Page:Popular Science Monthly Volume 4.djvu/697

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them. I introduce the word death as well as pain, because, in spite of the etymology of the word, and the fact that vivisection suggests to the public mind pain only, and not death at all, the truth is, that in at least the great majority of cases vivisection does or ought to mean death only, and not pain at all. In the minds of those ignorant of physiology—and they are foremost, if not alone, in blaming vivisection—much confusion has arisen from the different meanings attached to the words "life" and "living." I alluded to these in the beginning of this paper. To many such it is perhaps a revelation to learn that an animal may be kept alive—that is, with its heart in full working order, and its respiratory movements continuing with perfect regularity—for hours and hours after all signs of consciousness have disappeared. All operations performed on such an animal would come under the term vivisection; but, in the total absence of all signs of consciousness, it would be absurd to speak of pain. It would perhaps be a still greater revelation to such to learn that a frog, at a later stage in the series of events which we class together as death—when its brain and spinal cord have been instantaneously destroyed by an operation the pain of which may be said to be infinitesimal, and its heart removed at a time when feeling is impossible—may yet be made by proper means to kick and jump and move its body about in almost all possible ways. Any operation performed on the body of such a frog would by many be still called vivisection; but, to speak of such a mere mass of muscle and nerve as suffering pain, is about as truthful and rational as to say that it is cruel to cut down a tree, though a silly, ignorant looker-on might shriek when the leg moved, for about the same cause and with the same reason that the African grovels before his fetich.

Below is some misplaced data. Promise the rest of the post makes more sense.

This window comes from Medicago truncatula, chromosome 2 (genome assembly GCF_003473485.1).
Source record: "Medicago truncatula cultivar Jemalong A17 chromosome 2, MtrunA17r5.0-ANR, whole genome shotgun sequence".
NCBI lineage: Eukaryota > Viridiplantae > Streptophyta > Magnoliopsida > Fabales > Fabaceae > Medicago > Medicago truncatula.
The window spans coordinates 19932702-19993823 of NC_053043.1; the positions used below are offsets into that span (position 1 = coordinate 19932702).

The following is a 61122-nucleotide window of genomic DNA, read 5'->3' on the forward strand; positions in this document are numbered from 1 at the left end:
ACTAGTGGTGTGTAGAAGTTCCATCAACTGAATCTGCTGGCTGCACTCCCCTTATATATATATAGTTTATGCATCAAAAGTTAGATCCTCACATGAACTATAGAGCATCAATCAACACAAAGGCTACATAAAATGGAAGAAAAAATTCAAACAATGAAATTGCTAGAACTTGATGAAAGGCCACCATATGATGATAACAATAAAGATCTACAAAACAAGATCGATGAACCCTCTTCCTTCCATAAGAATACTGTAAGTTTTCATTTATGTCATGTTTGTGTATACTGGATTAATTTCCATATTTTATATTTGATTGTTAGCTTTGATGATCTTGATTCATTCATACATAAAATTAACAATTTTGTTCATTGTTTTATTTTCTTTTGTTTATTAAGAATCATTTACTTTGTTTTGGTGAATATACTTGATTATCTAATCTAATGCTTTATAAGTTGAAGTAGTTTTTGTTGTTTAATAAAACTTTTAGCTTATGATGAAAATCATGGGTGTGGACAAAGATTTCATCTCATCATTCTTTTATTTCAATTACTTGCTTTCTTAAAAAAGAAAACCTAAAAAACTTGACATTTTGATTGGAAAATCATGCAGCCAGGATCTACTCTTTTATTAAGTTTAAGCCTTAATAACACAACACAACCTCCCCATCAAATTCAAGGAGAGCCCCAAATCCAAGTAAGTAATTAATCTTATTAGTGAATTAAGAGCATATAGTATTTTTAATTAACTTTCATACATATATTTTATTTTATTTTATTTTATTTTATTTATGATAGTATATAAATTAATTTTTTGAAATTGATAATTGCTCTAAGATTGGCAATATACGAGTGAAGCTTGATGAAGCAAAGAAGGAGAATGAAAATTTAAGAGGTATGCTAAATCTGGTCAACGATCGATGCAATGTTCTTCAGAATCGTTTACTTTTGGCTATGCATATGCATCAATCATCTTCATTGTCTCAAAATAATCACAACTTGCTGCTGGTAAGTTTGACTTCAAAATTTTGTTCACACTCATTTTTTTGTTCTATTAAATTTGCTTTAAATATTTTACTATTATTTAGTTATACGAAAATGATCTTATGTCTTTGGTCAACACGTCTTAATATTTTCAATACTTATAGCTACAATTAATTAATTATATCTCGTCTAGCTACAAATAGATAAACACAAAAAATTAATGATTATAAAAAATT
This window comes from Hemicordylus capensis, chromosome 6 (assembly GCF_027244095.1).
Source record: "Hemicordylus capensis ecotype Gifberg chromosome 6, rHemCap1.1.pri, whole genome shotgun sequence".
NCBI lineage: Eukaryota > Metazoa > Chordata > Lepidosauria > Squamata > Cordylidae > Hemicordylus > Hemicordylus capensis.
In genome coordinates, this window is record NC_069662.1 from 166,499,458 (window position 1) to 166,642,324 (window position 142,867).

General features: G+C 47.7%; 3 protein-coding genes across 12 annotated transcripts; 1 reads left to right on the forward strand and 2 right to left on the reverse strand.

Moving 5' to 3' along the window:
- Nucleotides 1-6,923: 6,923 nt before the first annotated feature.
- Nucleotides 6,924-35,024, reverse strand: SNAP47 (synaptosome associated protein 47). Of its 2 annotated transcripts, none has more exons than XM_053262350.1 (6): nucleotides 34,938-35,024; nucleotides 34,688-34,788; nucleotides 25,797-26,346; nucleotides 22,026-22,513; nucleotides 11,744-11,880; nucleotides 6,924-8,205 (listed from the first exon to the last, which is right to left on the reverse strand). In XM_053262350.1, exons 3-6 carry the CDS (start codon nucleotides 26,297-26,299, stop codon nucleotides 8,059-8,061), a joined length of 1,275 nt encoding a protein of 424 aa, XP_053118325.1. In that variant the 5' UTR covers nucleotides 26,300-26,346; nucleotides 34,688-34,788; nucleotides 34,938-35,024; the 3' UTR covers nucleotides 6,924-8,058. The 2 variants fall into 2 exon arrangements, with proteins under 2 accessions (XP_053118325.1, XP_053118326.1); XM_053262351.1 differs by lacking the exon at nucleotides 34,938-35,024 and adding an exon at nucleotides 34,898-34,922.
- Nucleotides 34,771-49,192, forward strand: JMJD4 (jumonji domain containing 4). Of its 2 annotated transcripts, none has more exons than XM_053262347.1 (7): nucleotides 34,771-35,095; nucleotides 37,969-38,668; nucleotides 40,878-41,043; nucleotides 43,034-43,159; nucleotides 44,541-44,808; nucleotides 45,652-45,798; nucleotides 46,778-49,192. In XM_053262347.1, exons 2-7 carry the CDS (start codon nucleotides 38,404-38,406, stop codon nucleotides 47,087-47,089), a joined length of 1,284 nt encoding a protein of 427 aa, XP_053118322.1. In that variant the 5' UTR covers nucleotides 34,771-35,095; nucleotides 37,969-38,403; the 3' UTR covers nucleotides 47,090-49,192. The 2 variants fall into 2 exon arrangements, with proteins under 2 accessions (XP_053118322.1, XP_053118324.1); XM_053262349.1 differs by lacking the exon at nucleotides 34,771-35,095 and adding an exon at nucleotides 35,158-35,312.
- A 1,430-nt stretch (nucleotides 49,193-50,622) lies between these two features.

Did the reader ever see a rabbit completely under the influence of chloral? Lying prostrate, with flaccid limbs, with head sunk back on the limp neck, motionless and still, at first sight, it seems quite dead and gone. But a gentle heaving of the body, a rise and a fall every few seconds, tells you that it still breathes; and a finger placed on the chest may feel the quick throb of the still beating heart. You pull it and pinch it; it does not move. You prick with a needle the exquisitely-sensitive cornea of its eye; it makes no sign, save only perhaps a wink. You make a great cut through its skin with a sharp knife; it does not wince. You handle, and divide, and pinch nerves which, in ourselves, are full of feeling; it gives no sign of pain. Yet it is full of action. To the physiologist, its body, though poor in what the vulgar call life, is still the stage of manifold events, and each event a problem, with a crowd of still harder problems at its back. He therefore brings to bear on this breathing, pulsating, but otherwise quiescent frame, the instruments which are the tools of his research. He takes deft tracings of the ebb and flow of blood in the widening and narrowing vessels; he measures the time and the force